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Dec 13th
Backyard Bee Buzz PDF Print E-mail
Written by Janet Goodman, BT Contributor   
May 2016

State legislation helps Miami-Dade beekeeping to thrive

BPix_PetTalk_5-16ees are no longer considered “pets” by municipalities in Florida.

Before 2012, local governments often banned backyard beekeeping, considering 40,000 bees in a managed hive as 40,000 pets, which exceeded residential pet limit codes.

But since 2012, when the Beekeepers Protection Act was signed into law, individual county and municipal regulations regarding residential beekeeping in Florida are now superseded by state laws that expand the Florida Right to Farm Act to include activities of managed honey bee colonies, also known as apiaries.

According to the Florida Department of Agriculture, all beekeepers in the state now can have managed honey bee colonies on private non-agricultural land, with certain restrictions: Properties must be fenced, and if colonies are within 15 feet of the property line, a flyway barrier must be installed. All beekeepers and colonies must be registered with the state and inspected annually.

There are limitations to colony density. Three colonies are allowed per quarter-acre or less, six colonies on more than a quarter-acre but less than a half-acre, and so on.

David Westervelt, assistant chief of Florida’s Bureau of Plant and Apiary Inspection, tells the BT that the recent unification of apiary regulations under state law has resulted in a 400 percent increase in registered hobbyist beekeepers in Miami-Dade. He points out there are currently 152 registered beekeepers in Miami-Dade. Of these, 97 are considered hobbyist beekeepers; 44 are “side-liners” who make extra income on the side from honey harvests or bee rentals; the remainder are large commercial bee farmers.

The huge increase in the number of managed European honey bee hives (14,137 in Miami-Dade alone) is helping to keep more aggressive Africanized cousins in check, explains Westervelt, who began beekeeping when he was six years old, inheriting a family tradition that is traced back to his great-grandfather and continues today with his son and grandson.

Westervelt explains why it’s important to protect beekeeping in Miami-Dade. “Residential beekeepers are essential for pollination of backyard gardens in South Florida,” he says. “Commercial beekeepers [who travel the country, renting hives to large farms] won’t bring their hives into small gardens, but for just a few dollars, backyard hobbyists will take two or three of their hives there to do the job.”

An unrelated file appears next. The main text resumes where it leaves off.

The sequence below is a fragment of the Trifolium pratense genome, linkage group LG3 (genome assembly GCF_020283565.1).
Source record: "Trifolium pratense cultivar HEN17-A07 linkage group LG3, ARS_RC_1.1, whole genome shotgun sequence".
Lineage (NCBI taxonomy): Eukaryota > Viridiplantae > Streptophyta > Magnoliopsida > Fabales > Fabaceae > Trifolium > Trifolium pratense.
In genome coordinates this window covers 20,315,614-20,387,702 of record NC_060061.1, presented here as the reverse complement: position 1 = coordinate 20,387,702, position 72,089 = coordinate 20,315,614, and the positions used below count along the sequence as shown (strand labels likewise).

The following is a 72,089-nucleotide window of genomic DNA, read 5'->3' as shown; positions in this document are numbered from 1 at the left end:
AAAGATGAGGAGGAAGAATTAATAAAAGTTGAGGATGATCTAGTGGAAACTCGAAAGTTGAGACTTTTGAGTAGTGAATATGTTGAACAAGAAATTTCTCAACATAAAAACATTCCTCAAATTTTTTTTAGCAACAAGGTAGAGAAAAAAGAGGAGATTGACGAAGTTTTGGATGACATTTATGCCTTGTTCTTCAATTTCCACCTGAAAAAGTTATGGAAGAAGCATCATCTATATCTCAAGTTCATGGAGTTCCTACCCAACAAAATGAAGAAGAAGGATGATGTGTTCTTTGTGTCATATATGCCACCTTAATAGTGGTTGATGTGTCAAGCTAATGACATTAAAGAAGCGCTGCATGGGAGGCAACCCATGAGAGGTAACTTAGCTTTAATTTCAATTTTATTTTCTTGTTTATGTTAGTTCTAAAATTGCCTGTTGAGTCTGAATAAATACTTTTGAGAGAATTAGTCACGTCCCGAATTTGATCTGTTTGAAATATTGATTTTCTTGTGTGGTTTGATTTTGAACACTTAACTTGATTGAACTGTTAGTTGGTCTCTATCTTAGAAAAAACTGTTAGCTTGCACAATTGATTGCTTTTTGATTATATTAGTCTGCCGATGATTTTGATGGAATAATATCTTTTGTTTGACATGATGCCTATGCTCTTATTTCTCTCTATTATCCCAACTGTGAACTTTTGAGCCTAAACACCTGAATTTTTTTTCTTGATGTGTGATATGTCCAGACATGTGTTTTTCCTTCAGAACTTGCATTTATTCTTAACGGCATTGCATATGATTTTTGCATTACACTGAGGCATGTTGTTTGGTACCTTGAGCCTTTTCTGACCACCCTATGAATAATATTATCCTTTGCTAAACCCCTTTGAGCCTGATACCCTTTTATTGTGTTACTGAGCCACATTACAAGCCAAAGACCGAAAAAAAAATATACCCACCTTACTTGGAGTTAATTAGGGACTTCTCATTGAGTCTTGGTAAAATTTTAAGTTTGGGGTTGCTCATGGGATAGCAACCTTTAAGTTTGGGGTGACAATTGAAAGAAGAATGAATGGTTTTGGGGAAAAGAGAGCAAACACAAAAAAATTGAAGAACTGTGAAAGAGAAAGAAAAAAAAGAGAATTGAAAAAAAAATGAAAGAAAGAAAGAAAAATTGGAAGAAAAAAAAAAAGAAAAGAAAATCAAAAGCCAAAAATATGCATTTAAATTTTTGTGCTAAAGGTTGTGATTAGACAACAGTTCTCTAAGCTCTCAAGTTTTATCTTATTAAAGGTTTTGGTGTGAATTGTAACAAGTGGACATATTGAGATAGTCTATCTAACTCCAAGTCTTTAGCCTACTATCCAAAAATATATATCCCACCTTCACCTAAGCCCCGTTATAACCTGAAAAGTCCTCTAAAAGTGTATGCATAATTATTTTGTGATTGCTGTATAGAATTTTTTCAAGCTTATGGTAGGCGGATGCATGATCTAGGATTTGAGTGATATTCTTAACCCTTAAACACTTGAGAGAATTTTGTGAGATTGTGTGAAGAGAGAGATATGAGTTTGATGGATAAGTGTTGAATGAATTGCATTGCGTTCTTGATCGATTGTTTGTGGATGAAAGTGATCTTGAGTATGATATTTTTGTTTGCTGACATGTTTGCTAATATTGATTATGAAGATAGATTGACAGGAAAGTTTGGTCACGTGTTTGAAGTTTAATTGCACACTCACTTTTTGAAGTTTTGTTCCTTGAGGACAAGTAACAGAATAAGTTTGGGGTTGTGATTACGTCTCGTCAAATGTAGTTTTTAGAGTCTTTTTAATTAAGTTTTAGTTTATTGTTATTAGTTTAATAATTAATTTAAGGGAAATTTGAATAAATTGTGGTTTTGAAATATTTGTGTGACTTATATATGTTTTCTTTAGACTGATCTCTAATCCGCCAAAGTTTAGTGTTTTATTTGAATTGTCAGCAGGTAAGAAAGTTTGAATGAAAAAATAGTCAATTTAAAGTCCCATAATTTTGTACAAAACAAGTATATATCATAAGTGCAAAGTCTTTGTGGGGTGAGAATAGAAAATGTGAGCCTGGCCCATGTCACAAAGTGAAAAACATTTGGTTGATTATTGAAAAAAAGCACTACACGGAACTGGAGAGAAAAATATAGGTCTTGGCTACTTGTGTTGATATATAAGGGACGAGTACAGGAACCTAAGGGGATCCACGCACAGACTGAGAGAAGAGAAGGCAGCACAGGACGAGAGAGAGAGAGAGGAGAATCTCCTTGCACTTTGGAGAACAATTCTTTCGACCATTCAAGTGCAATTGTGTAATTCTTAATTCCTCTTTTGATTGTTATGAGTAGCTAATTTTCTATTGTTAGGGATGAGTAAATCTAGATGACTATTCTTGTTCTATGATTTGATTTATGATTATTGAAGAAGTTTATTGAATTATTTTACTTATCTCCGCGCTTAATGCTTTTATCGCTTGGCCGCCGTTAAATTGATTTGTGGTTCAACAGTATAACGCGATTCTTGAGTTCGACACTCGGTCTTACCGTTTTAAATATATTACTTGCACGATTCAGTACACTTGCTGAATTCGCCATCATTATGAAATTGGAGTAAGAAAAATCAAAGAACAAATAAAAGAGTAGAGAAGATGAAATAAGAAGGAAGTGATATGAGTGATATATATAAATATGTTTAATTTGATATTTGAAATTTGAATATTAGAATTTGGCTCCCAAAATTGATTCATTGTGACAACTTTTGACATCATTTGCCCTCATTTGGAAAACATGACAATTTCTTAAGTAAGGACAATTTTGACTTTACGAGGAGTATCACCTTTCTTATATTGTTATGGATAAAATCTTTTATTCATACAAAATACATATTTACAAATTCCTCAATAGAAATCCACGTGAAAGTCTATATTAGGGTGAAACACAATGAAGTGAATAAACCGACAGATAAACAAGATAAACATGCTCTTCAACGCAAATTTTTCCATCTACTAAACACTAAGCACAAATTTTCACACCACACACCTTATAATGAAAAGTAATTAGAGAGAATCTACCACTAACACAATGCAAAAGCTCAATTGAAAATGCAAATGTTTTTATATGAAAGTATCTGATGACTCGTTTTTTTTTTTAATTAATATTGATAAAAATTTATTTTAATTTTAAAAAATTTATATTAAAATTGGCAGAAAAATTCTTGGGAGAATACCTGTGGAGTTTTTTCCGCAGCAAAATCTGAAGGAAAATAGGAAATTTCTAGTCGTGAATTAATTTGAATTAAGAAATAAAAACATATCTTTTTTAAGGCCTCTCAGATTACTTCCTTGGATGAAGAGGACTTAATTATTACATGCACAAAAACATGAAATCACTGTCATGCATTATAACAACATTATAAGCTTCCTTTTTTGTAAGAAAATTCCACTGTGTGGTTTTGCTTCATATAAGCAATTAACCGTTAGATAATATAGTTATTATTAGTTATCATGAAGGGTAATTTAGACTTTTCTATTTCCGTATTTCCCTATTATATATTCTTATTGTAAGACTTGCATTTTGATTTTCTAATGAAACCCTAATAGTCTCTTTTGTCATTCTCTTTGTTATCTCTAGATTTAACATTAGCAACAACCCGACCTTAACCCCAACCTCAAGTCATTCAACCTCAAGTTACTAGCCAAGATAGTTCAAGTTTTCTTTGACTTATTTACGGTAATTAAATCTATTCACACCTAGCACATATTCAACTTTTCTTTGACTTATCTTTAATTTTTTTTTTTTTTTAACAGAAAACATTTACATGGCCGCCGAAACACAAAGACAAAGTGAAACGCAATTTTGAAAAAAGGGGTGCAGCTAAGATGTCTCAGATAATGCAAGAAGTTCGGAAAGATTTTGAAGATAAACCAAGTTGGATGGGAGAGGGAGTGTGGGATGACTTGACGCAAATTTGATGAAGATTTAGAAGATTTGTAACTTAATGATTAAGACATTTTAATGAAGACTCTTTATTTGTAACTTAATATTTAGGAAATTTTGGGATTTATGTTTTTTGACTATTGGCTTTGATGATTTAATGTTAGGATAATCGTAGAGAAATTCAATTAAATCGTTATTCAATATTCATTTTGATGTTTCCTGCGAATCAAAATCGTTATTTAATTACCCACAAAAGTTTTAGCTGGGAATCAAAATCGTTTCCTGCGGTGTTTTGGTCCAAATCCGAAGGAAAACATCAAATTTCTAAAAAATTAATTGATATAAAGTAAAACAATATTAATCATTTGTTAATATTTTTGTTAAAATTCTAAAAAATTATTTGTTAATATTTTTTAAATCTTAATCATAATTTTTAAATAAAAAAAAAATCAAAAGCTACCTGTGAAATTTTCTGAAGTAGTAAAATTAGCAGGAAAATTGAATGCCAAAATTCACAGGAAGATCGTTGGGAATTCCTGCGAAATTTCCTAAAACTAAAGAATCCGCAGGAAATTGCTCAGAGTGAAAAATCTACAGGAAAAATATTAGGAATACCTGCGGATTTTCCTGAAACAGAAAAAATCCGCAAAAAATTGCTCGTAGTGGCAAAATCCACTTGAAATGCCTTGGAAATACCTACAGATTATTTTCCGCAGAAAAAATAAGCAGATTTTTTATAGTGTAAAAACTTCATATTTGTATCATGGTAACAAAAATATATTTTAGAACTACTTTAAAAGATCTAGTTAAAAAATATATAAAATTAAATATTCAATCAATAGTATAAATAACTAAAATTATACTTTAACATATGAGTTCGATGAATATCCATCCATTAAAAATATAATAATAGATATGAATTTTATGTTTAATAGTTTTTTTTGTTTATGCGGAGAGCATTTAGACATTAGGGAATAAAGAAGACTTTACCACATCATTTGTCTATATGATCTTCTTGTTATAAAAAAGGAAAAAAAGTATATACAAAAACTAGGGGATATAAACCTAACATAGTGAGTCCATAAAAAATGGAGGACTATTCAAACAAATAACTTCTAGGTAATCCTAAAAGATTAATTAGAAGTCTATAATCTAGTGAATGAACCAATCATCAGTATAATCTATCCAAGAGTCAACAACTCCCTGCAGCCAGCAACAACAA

Westervelt adds, “The state has gone to battle for apiarists in urban areas like Miami-Dade, but now the state statute that provides a uniform bee code has done away with municipal legal fights. We’re just now catching up with the rest of the world. For years European countries like Germany have allowed beekeeping in backyards. It’s normal there.”

Statewide, statistics also show an uptick of beekeepers, with 4032 now registered in Florida. Inspection records show the actual number of managed colonies in the state has dropped from 512,000 to 462,231, from one beekeeper’s loss of many hives due to Varroa mites.

Colony Collapse Disorder, or CCD, is a general term for sudden hive death caused by disease, pesticides, stress, loss of natural foraging grounds, and, in particular, invasive pests.

The common practice of cross-country trucking of colonies for agricultural mass pollination is extremely stressful on bees. USDA surveys show an average of 30 percent of U.S. colonies are lost each year owing to CCD.

Starting in 1919, annual state inspections of registered apiaries have helped ensure the health of hives. Florida is divided into 15 inspection districts; one inspector covers Broward, Miami-Dade, and Monroe counties. Hive location approval is up to inspectors, who look for signs of disease or parasites among hive occupants, which include one queen, hundreds of male drones, and anywhere from 20,000 to 80,000 female worker bees.

According to Westervelt, April and May are when everyone gets bees in Florida. He expects 150 to 200 more beekeepers to register with the state this spring. “A beekeeper,” he says, “doesn’t necessarily have to own property on which the colonies are located, but he or she still must be in compliance with state statutes.”

Support groups exist to help Florida apiarists of all levels of expertise. State groups include the Florida State Beekeepers Association and the Florida Backyard Beekeepers Association.

The University of Florida’s Entomology and Nematology Department has a Honey Bee Research and Extension Lab as a source of bee knowledge and is registering beekeepers for South Florida Bee College’s intensive classes to be held August 12-13.

 

Janet Goodman is a Miami Shores-based dog trainer, animal-talent wrangler, and principal of Good Dog Bad Dog Inc. Contact her at This e-mail address is being protected from spambots. You need JavaScript enabled to view it .


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